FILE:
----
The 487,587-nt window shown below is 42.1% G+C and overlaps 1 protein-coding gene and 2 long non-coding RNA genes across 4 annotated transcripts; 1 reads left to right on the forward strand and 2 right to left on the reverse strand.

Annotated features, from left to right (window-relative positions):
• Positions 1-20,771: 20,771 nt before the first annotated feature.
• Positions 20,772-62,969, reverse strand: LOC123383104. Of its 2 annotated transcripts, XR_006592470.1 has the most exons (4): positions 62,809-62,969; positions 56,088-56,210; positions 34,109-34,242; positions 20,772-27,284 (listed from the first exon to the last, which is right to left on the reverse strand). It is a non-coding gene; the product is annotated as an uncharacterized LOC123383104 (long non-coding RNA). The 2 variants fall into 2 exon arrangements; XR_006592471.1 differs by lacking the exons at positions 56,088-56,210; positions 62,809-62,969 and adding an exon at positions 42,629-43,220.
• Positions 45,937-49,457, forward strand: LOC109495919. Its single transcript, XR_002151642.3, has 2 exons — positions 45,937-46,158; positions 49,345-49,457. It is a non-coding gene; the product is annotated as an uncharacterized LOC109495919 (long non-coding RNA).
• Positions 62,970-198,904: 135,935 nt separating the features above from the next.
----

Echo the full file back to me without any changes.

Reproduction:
The 487,587-nt window shown below is 42.1% G+C and overlaps 1 protein-coding gene and 2 long non-coding RNA genes across 4 annotated transcripts; 1 reads left to right on the forward strand and 2 right to left on the reverse strand.

Annotated features, from left to right (window-relative positions):
• Positions 1-20,771: 20,771 nt before the first annotated feature.
• Positions 20,772-62,969, reverse strand: LOC123383104. Of its 2 annotated transcripts, XR_006592470.1 has the most exons (4): positions 62,809-62,969; positions 56,088-56,210; positions 34,109-34,242; positions 20,772-27,284 (listed from the first exon to the last, which is right to left on the reverse strand). It is a non-coding gene; the product is annotated as an uncharacterized LOC123383104 (long non-coding RNA). The 2 variants fall into 2 exon arrangements; XR_006592471.1 differs by lacking the exons at positions 56,088-56,210; positions 62,809-62,969 and adding an exon at positions 42,629-43,220.
• Positions 45,937-49,457, forward strand: LOC109495919. Its single transcript, XR_002151642.3, has 2 exons — positions 45,937-46,158; positions 49,345-49,457. It is a non-coding gene; the product is annotated as an uncharacterized LOC109495919 (long non-coding RNA).
• Positions 62,970-198,904: 135,935 nt separating the features above from the next.